Patients with rheumatoid arthritis who were using rituximab at the time of COVID-19 onset had a fourfold higher risk of being hospitalized, needing mechanical ventilation, or dying, compared with patients taking a tumor necrosis factor inhibitor (TNFi), according to agiven at the annual European Congress of Rheumatology.
The use of Janus kinase inhibitors (JAKi) also was associated with a twofold higher risk for these COVID-19 outcomes, said, of Brigham and Women’s Hospital and Harvard Medical School, Boston, in presenting the analysis from the (GRA) Physician Registry.
“The strong association of rituximab and JAK inhibitor use with poor COVID-19 outcomes highlights the prioritization of risk mitigation strategies for these patients,” Dr. Sparks said at the meeting.
The full findings have now been published in
JAKi association questioned
These findings provide “an important understanding for the risk of our patients in times before vaccination,” said, of Ludwig Maximilian University of Munich, who chaired the session in which the study was presented.
However, “recently, baricitinib was licensed to prevent particular aspects of severe COVID. What’s the explanation for this discrepancy?” he asked.
“Certainly, the JAK inhibitor finding deserves further study,” Dr. Sparks acknowledged, adding that the data were analyzed by class rather than for individual drugs.
“One possible explanation could be when JAK inhibitors are used,” he suggested. “It might be different for patients who [have been] just infected – that might have different biologic effects – as opposed to choosing to treat patients right when there’s a hyperinflammatory cascade, or there’s oxygen need.”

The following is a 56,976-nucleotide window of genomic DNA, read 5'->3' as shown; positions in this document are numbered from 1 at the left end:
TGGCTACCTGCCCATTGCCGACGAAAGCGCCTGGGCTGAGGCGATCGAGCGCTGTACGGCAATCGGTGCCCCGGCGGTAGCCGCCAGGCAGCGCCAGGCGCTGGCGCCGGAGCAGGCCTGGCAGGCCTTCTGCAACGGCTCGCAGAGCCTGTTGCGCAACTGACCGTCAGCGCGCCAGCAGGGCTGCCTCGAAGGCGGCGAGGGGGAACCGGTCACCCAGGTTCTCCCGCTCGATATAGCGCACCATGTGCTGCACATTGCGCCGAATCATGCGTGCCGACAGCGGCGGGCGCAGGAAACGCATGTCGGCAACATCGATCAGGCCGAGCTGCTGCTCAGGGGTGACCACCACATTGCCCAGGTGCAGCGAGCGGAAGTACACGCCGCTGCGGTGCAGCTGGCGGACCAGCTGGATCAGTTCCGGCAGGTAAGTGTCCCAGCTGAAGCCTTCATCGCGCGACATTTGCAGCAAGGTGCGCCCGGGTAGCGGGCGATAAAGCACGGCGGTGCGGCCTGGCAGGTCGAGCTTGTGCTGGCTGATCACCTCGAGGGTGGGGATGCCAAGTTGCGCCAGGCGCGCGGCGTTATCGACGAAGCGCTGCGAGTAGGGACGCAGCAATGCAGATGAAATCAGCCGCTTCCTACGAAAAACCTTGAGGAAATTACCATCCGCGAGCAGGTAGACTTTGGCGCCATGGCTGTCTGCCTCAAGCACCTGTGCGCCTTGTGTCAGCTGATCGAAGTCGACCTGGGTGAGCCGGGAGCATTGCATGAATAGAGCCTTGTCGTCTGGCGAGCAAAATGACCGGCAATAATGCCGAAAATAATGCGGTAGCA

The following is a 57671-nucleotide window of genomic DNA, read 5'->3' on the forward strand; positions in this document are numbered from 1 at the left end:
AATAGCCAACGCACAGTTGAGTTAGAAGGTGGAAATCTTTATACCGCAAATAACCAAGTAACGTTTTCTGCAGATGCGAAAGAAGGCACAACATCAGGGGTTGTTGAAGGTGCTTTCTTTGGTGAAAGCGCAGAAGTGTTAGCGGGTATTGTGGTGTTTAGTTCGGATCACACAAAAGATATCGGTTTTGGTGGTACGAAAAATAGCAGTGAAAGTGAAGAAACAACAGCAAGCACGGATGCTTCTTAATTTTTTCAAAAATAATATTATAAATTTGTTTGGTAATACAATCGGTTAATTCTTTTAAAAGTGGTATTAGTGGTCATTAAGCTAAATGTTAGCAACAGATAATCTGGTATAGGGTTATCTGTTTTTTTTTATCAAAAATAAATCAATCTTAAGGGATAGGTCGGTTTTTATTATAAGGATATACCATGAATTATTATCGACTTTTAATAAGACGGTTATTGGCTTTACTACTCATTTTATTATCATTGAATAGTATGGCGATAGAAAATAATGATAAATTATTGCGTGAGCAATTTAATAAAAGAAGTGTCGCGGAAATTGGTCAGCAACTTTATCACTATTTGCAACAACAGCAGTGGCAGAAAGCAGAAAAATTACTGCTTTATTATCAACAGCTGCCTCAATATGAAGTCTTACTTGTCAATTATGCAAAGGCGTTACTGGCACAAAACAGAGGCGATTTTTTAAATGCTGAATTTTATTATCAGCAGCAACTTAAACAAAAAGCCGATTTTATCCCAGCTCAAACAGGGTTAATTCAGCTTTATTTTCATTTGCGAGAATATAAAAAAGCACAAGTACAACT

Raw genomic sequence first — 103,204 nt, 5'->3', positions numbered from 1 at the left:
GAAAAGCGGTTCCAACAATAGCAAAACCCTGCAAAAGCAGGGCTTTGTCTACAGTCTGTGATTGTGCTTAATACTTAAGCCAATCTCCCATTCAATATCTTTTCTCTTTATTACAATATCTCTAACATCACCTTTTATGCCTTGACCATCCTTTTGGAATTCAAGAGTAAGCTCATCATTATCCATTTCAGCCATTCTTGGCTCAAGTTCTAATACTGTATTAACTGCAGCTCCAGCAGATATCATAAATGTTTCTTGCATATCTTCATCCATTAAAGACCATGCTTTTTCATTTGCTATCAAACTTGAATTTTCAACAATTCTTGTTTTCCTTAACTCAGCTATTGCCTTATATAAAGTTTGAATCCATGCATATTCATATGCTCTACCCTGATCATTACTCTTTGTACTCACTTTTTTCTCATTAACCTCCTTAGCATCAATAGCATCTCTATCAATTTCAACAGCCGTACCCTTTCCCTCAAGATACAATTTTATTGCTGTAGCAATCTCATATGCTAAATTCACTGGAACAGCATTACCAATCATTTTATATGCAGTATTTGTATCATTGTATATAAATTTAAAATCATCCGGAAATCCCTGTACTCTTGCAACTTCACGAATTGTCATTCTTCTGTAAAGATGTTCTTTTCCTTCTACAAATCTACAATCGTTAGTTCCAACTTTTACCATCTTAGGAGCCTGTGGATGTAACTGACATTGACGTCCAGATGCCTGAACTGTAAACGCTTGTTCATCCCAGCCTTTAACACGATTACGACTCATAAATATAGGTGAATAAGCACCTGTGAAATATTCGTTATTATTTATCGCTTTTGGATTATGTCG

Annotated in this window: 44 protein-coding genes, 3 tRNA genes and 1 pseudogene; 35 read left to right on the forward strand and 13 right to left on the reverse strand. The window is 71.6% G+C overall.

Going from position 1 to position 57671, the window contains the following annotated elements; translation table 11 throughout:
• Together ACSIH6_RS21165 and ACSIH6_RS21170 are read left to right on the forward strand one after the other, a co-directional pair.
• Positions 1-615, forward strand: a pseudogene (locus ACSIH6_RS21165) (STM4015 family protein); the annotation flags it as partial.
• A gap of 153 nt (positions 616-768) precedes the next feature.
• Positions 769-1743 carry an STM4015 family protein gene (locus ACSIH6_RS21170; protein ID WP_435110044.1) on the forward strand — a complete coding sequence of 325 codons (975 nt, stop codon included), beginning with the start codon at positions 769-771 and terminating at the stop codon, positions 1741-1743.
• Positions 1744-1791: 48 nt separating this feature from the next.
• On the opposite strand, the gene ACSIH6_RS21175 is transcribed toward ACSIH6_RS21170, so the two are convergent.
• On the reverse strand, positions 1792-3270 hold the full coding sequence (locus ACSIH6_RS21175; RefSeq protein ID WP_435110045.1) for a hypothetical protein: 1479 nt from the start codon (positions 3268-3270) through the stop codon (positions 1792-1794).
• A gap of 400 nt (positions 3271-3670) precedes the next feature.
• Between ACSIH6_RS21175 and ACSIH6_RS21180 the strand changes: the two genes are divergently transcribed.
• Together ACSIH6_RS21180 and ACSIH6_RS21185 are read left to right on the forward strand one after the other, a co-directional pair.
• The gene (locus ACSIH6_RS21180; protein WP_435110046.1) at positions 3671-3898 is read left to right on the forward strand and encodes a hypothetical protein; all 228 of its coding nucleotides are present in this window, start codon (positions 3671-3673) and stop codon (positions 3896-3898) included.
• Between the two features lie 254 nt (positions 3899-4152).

Regarding the JAK inhibitor finding,, of the University of Amsterdam, pointed out during the online Q&A that “JAKi have a very short half-life compared to biologics.”
Dr. van Vollenhoven asked: “Could the practice of stopping these drugs upon COVID infection have a negative impact on the course?” To which Dr. Sparks responded: “The different half-life of drugs would be a promising avenue to look at, to see whether increases in disease activity might have imparted some of the effects we saw.”
Performing the analysis
As of April 12, 2021, the GRA Physician Registry contained the records of more than 15,000 patients. Dr. Sparks, collaborator, of Massachusetts General Hospital, Boston, and associates limited their analysis to 2,869 patients with RA who had been treated with either a biologic or targeted synthetic disease-modifying antirheumatic drug (b/tsDMARD) at the time they were diagnosed with COVID-19.
“We wanted to limit it to a single disease and also limit it to drugs that are considered for that disease,” Dr. Sparks explained in an interview.
“Because patients with rheumatoid arthritis are often treated sequentially, we wanted to further limit the analysis to patients who were on advanced therapies so that they were at a similar disease state, and also had the opportunity to receive advanced therapies.”
This approach hopefully minimizes the possibility of confounding by indication, Dr. Sparks said.
Most of the patients included in the analysis had received a TNFi (n = 1,388), and they were used as the control arm of the analysis. Outcomes associated with treatment with the other b/tsDMARDs, which included abatacept (n = 237), rituximab (n = 364), interleukin-6 inhibitors (IL-6i; n = 317), and JAKi (n = 563), were then compared with TNFi.
Baseline characteristics of patients were broadly similar across the groups. The mean age was 56.7 years and 80.8% of the study population was female. There were a few expected differences among users of rituximab versus TNFi, notably a higher percentage of patients with interstitial lung disease (11% vs. 1.4% of TNFi users) or cancer (7.4% vs. 0.9%) among patients treated with rituximab since it is commonly used in these patients, Dr. Sparks said.
“We did perform a sensitivity analysis where we restricted the population to not having ILD or cancer and we actually found really similar findings,” he added.